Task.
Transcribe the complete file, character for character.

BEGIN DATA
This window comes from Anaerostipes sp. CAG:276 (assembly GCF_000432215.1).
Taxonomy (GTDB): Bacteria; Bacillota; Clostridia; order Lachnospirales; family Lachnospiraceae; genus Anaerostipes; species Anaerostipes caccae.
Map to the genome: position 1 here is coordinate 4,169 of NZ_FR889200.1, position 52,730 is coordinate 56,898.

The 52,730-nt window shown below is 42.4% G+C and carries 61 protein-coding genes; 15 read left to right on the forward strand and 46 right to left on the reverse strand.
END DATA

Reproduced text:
This window comes from Anaerostipes sp. CAG:276 (assembly GCF_000432215.1).
Taxonomy (GTDB): Bacteria; Bacillota; Clostridia; order Lachnospirales; family Lachnospiraceae; genus Anaerostipes; species Anaerostipes caccae.
Map to the genome: position 1 here is coordinate 4,169 of NZ_FR889200.1, position 52,730 is coordinate 56,898.

The 52,730-nt window shown below is 42.4% G+C and carries 61 protein-coding genes; 15 read left to right on the forward strand and 46 right to left on the reverse strand.